Thursday, August 19, 2010
My CrockPot has been working overtime the last few weeks - I've experimented with several different recipes - some have been great, and others well. . . not so great. . . but I made a CrockPot Meal today that was absolutely TO DIE FOR!!!
It was so good, I had to share the recipe! I used the recipe that I found here as a starting point, and made some modifications.
1/4 Vidalia Onion
1/4 Cup Almond Meal
1 tsp garlic
1 tsp Cracked Black Pepper
Dash of Cayenne Pepper
Cook In CrockPot for 8 hours on low.
I served mine with Roasted Brussel Sprouts tonight, and it was soooo good! It took self control not to go back for another helping!
Wednesday, August 18, 2010
THIS is what I felt like today when trying to deadlift a measly 195 lbs for 3 unbroken reps. . . .
I know that deadlifts are one of my weaknesses - In fact they are my weakest lift and when compared with my other numbers, my deadlift number is ridiculously low. I also know that I should work on the things that need improvement. . . but for some unknown reason. . .
I. . HATE. . DEADLIFTS!
I think part of it is the slam to my ego that I get every time that I do them in a group setting - watching other CrossFitters pick up considerably more than me and make it look easy is frustrating! Don't get me wrong - I love to see other people succeed (Really, I do!), it's just a bit disheartening to watch someone else do something so easily that I struggle with so much.
It's only common sense that I won't get better at something unless I practice it - but it's so hard to practice things that I'm bad at when working on things that I'm good at is so much more fulfilling!
The cold hard truth is that if I ever want to have a prayer of picking up more weight, I've got to start working on my DL form and technique - so I'll suck up the ego to make way for progress :)
Right now, I dedicate my Saturday's to "active rest" where I spend about an hour doing skill work on the areas that need improvement, like HSPU Progressions, Ring Dip Work, L-Sits, etc. Somehow I think adding deadlifts to that list would eliminate the "rest" part of the active rest though, so I will have to find another way (i.e. ask Coach Wilkes!) to work them into my programming more frequently. But I will get them in, and I will improve . . . time to STOP ignoring my biggest weakness just because I don't like working on it!
Tuesday, August 17, 2010
Anyone that knows me personally knows that I have a Type A++ personality! I’ve never been afraid of working hard toward a goal, and once I have my mind set on something, I’m willing to do everything in my power to make it happen, regardless of the amount of work required. I can also be very hard on myself – I tend to be a bit of a perfectionist when it comes to my own successes and failures.
I think that this is one of the reasons that I love the CrossFit Community so much – I have found in my experience that A LOT of CrossFitters have Type A personalities just like me – so I fit in pretty well within the community :) This makes me wonder though if others have to consciously work to “hold themselves back” to prevent overtraining . . . let me explain:
Overtraining occurs when the volume and intensity of exercise exceeds a person’s recovery capacity (Mondey). In other words, when we don’t give our bodies enough time to heal (a.k.a. RECOVER) after a workout, we risk suffering from overtraining. Symptoms of overtraining can vary from fatigue, irritability, and loss of motivation to constant muscle soreness, recurring sickness, reduced work capacity, and increased incidence of injuries.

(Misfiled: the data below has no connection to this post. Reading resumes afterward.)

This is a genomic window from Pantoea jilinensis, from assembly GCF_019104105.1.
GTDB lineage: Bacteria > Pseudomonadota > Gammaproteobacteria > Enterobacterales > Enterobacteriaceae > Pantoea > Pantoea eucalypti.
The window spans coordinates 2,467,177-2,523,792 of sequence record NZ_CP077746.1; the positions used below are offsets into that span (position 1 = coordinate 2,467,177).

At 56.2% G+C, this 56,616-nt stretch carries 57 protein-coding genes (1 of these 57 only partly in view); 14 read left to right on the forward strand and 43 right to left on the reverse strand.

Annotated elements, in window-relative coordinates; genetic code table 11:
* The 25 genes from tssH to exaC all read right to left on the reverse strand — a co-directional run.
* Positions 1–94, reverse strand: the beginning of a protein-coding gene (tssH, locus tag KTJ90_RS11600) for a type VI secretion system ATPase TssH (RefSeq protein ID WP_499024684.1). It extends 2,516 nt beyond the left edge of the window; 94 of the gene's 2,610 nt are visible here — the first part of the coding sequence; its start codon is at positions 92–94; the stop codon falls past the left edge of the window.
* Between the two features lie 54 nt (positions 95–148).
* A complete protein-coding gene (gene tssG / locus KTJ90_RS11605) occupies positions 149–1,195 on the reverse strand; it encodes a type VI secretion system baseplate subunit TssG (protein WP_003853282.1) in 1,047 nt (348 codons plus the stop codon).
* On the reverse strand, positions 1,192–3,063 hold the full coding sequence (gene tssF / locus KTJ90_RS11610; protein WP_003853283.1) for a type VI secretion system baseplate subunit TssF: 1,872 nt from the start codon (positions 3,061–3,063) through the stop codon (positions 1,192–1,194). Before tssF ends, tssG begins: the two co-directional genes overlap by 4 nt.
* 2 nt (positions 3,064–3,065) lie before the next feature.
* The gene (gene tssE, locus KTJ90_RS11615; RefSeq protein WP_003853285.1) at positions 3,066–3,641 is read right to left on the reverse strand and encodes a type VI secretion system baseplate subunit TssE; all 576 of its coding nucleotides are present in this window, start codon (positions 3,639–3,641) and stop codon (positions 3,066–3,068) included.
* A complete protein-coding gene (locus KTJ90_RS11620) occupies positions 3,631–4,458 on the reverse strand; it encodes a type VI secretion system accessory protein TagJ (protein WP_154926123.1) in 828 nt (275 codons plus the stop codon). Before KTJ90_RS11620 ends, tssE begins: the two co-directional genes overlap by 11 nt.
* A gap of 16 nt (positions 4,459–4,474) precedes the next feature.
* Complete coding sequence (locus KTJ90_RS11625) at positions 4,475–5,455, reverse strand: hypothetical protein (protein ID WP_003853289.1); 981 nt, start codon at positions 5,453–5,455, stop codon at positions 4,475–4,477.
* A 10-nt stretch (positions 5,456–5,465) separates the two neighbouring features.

So why does overtraining occur if everyone knows about it and its negative symptoms??
- I don’t know about every one else, but I find that when I set my mind on a goal (either short term like mastering Hand Stand Pushups, Ring dips, a Snatch PR. . . or long term like competing at an Oly Lifting tournament or qualifying for the CF Games), I tend to let my Type A personality take over. A little devil on my shoulder tells me that if I train harder, longer, and heavier - I’ll reach my goals faster. I mean, in the other areas of my life harder work = faster/better results, so why wouldn’t this carry over to my training to, right? WRONG. (Or so I’ve been told by some very wise people who are trying to help me reach my goals . . . )
- I’ve also found that chronic lack of proper nutrition can lead to overtraining symptoms for me, even if my training level hasn’t increased much. This is because when I’m eating poorly, I’m not giving my body the fuel that it needs to repair itself and get stronger after intense exercise. So it doesn’t heal as fast as it normally does when I’m giving it the right “fuel”. As a result, even though I’m not exercising more frequently, my body isn’t able to fully recover from an exercise session before I start the next one because of the lack of fuel, and as a result, I begin to see overtraining symptoms creep back in.
- Finally, for me at least, exercise is addictive. The rush of endorphins that I get when working out is amazing, and I’m almost always left feeling a little bit euphoric after a Lifting Session or CF workout. Add to that the awesome feeling of accomplishment that I get when I am hitting PR’s, and it’s like my “happy drug”! It’s human nature to do things that make us feel good, so as a result I can sometimes go “of the deep-end” with a few to many 2-a-days. . .
You may ask why I’m writing this if I already have it “figured out”. . . well that’s the thing – I know about the dangers of overtraining, but recently I’ve found myself doing it yet again.
It started out with little things – like it’s a rest day, but there’s an awesome WOD on the board, so I say to myself “I can’t miss THIS one”, and do it anyway. . . after doing this a few times, I started to notice the fatigue and chronic muscle soreness creeping back in. So “Smart/Logical Christie” had to pull “Type A Just-Do-It Christie” into a corner and talk some sense into her head. . .